• Neratinib, the drug in this study, targets mutations in a protein called HER2. 
  • Researchers think the drug will work even better if it’s combined with other therapies".

  • (Not the same HER2 we've been thinking of in breast cancer.)

  • Breast Cancer, cervical cancer, and biliary cancer showed the best results - some tumors shrunk, some stopped growing.  Which leads us to a story from Dr. Robin Gillespie, a scientist who has taken the drug for two years!

    After chemo and having a lung removed, she had no other conventional choices.  She was tested for mutations that might qualify her for a clinical trial, she came to SK. 

    Metastatic since 2011:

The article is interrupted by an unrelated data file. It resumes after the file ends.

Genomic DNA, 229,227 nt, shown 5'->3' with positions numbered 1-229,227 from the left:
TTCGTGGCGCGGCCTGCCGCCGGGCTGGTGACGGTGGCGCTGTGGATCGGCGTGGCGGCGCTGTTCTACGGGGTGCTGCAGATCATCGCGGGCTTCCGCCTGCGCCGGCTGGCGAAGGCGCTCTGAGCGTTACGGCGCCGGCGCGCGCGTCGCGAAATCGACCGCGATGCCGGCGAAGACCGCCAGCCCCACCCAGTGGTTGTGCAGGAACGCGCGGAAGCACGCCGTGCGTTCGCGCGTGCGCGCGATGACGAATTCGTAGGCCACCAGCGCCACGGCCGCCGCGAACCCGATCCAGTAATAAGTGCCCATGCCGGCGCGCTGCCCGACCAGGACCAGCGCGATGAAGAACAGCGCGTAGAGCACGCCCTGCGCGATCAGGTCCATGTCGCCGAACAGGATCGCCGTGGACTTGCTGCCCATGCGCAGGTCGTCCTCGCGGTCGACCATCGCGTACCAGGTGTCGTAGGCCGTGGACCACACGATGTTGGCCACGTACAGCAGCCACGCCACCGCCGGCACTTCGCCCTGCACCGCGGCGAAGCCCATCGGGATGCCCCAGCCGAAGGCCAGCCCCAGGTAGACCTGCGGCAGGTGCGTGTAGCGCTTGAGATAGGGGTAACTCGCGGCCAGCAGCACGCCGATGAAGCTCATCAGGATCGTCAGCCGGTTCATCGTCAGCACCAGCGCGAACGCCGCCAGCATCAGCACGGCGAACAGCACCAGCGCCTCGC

Her tumors have stopped growingShe has almost no side effectsShe can take the medicine as pills You might enjoy her study - and have a look at the whole article.
    I wish you health.

    Wednesday, March 22, 2017

    IMPLANTS - TOUGH WORDS Midnight Special

    "↓ Full text

    "United States Epidemiology of Breast Implant-Associated Anaplastic Large Cell Lymphoma.

    Doren EL, et al. Plast Reconstr Surg. 2017 "

    Pub Med tonight

    Terms - BI-ALCL   is Breast Implant associated ALCL

    "CONCLUSIONS: This study suggests a statistically significant association between textured breast implants and BI-ALCL....... "

    OR Just Google

    "9 Deaths Are Linked to Rare Cancer From Breast Implants"   NYTimes

    I wish you health.

    IMPLANTS? READ Coffee Break Bulletin See MEDSCAPE

    If you missed this news in 2011, IT'S BACK.